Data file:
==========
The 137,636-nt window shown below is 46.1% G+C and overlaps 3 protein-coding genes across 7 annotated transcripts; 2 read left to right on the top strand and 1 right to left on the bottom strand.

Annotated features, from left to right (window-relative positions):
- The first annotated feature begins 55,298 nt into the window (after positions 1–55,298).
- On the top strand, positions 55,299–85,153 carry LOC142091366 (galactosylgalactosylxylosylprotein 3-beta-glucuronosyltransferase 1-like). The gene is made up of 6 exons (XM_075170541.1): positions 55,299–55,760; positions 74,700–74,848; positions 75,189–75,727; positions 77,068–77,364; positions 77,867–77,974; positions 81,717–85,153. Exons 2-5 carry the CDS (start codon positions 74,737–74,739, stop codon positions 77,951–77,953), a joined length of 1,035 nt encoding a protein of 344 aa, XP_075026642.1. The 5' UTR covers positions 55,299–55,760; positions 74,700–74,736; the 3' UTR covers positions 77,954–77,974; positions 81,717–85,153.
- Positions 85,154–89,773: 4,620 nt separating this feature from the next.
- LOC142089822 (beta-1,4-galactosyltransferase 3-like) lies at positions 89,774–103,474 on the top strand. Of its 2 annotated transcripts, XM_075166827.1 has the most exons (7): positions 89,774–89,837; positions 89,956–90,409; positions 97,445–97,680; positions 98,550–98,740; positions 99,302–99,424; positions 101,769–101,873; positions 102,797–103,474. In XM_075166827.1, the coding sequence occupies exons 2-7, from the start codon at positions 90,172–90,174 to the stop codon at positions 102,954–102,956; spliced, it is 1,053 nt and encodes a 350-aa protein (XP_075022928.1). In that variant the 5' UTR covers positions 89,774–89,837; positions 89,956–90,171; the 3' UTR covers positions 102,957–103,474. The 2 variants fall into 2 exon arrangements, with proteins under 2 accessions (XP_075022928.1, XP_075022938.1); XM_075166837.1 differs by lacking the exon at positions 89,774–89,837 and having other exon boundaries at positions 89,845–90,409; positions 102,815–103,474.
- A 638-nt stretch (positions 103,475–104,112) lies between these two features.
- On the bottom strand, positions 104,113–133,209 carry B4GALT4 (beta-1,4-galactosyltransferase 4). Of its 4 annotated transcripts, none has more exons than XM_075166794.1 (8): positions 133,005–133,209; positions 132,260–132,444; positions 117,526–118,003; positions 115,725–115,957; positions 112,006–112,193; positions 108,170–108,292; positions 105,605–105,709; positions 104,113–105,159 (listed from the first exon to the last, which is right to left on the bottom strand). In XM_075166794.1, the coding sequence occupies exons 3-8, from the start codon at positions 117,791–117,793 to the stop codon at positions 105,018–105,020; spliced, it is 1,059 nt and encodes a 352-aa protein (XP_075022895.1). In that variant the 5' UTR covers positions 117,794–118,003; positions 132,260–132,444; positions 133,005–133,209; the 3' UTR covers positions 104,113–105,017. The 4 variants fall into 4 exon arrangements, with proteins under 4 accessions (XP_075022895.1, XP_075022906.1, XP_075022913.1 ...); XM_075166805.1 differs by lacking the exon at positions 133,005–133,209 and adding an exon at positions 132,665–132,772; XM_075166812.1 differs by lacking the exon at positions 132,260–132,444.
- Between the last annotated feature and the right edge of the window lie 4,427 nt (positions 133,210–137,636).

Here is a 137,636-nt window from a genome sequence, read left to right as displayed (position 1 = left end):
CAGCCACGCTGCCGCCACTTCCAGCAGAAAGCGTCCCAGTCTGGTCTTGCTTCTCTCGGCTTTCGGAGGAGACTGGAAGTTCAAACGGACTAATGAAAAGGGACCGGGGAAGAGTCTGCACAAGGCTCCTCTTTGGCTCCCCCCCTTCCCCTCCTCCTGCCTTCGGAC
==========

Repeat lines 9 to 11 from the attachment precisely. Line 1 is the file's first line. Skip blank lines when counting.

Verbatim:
- Between the last annotated feature and the right edge of the window lie 4,427 nt (positions 133,210–137,636).

Here is a 137,636-nt window from a genome sequence, read left to right as displayed (position 1 = left end):
CAGCCACGCTGCCGCCACTTCCAGCAGAAAGCGTCCCAGTCTGGTCTTGCTTCTCTCGGCTTTCGGAGGAGACTGGAAGTTCAAACGGACTAATGAAAAGGGACCGGGGAAGAGTCTGCACAAGGCTCCTCTTTGGCTCCCCCCCTTCCCCTCCTCCTGCCTTCGGAC